Allen Craig was very productive as a part-timer in 2011 and had a breakout year stepping into the starting lineup last season, and now the Cardinals have locked him up long term.
Craig has agreed to a five-year contract that includes a team option for 2018, so he’s now under the Cardinals’ control through age 33. Derrick Goold of the St. Louis Post Dispatch reports that the deal is worth $31 million in guaranteed money.
While technically a five-year deal, the contract includes this season and then covers all three of Craig’s arbitration-eligible seasons (2014-2016) plus his first season of free agency (2017). And then the Cardinals get an option year on his second season of free agency (2018).
It’s a big commitment to a guy who didn’t play regularly in the majors until age 25, but Craig has been one of the best hitters in baseball over the past two seasons while batting .309 with 33 homers, 50 doubles, and an .889 OPS in 733 plate appearances. Among all MLB hitters with at least 600 plate appearances during that time Craig ranks 12th in batting average, 14th in slugging percentage, and 18th in OPS.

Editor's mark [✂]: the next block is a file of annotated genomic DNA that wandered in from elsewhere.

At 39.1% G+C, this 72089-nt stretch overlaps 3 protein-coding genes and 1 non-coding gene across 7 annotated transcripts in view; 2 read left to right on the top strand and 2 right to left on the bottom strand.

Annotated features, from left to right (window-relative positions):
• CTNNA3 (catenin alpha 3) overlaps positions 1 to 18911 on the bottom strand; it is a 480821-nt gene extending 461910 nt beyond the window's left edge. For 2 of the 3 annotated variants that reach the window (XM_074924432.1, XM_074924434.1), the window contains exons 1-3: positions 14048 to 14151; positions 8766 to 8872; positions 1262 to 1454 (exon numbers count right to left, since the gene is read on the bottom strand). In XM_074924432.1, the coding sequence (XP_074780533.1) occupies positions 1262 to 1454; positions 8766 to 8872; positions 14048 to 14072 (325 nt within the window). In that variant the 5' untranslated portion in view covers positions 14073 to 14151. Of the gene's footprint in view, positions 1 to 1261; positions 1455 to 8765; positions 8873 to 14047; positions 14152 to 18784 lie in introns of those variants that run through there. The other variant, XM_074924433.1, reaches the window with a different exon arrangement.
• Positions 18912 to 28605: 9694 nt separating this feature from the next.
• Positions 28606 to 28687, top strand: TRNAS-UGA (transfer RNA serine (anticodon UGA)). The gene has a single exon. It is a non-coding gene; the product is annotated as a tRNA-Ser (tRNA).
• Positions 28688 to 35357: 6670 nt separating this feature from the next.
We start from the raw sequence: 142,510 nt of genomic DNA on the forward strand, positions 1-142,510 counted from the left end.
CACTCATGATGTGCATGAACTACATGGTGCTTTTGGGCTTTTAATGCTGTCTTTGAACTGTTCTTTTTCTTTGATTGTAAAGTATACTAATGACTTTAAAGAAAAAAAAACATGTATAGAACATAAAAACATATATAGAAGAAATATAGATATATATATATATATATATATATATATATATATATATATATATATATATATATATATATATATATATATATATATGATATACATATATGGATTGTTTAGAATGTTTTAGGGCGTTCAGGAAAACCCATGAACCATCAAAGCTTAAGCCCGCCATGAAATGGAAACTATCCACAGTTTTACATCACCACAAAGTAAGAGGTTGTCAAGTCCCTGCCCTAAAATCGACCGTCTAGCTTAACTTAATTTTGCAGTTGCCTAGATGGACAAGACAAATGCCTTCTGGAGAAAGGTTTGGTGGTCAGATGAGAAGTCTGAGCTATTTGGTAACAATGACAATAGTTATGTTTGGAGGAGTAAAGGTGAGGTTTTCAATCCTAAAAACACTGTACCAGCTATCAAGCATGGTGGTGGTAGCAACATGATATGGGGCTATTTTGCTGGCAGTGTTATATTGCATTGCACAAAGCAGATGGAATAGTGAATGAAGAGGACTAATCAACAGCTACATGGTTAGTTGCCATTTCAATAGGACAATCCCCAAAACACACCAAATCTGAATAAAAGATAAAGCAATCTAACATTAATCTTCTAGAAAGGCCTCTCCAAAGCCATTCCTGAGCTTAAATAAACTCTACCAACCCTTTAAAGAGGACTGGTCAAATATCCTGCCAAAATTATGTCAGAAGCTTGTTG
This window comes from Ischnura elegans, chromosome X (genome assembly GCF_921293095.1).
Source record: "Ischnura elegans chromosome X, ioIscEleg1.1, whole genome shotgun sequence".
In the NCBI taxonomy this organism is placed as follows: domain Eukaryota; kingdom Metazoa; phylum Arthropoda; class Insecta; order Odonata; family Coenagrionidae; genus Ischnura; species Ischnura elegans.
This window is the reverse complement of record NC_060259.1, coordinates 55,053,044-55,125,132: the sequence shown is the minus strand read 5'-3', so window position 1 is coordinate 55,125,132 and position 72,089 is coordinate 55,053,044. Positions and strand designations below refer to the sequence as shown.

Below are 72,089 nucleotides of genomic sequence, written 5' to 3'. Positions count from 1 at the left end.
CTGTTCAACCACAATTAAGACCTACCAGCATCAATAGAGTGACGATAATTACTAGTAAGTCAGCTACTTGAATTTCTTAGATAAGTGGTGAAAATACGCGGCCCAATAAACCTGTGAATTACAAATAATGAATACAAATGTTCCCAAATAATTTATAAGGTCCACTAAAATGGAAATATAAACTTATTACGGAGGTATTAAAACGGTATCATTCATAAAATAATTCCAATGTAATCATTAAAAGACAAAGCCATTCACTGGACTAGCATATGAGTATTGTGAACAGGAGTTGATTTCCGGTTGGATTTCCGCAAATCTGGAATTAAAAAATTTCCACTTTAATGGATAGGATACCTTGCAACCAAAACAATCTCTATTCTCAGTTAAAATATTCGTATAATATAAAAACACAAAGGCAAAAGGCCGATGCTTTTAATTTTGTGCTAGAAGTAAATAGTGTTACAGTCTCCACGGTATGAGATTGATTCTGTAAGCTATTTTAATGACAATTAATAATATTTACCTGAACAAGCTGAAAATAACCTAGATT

The Yankees interviewed Aaron Boone for their managerial vacancy on Friday, and today it was Chris Woodward’s turn. That makes at least five interviews since the offseason began, and Woodward’s likely won’t be the last.
Like fellow candidate Eric Wedge, whom the Yankees interviewed just last week, Woodward has never played or coached for the club. He spent the majority of his 12-year career with the Blue Jays and picked up brief stints with the Mets, Braves, Mariners and Red Sox before returning to Toronto for his final season in 2011. Following retirement, he served as the Mariners’ minor league infield coordinator and infield and first base coach from 2012-2015. During the 2015 offseason, he jumped over to the National League to work with the Dodgers as a third base coach, and saw his first postseason run since the Mets lost to the Dodgers in the 2006 NLDS.
While Woodward has yet to manage at the major league level, he was named manager of the New Zealand national team during the 2017 World Baseball Classic qualifiers. It’s certainly conceivable that the Yankees would prefer a candidate with significant experience leading a major league team, but right now the only person who fits that bill is Eric Wedge — and, well, it’s Eric Wedge.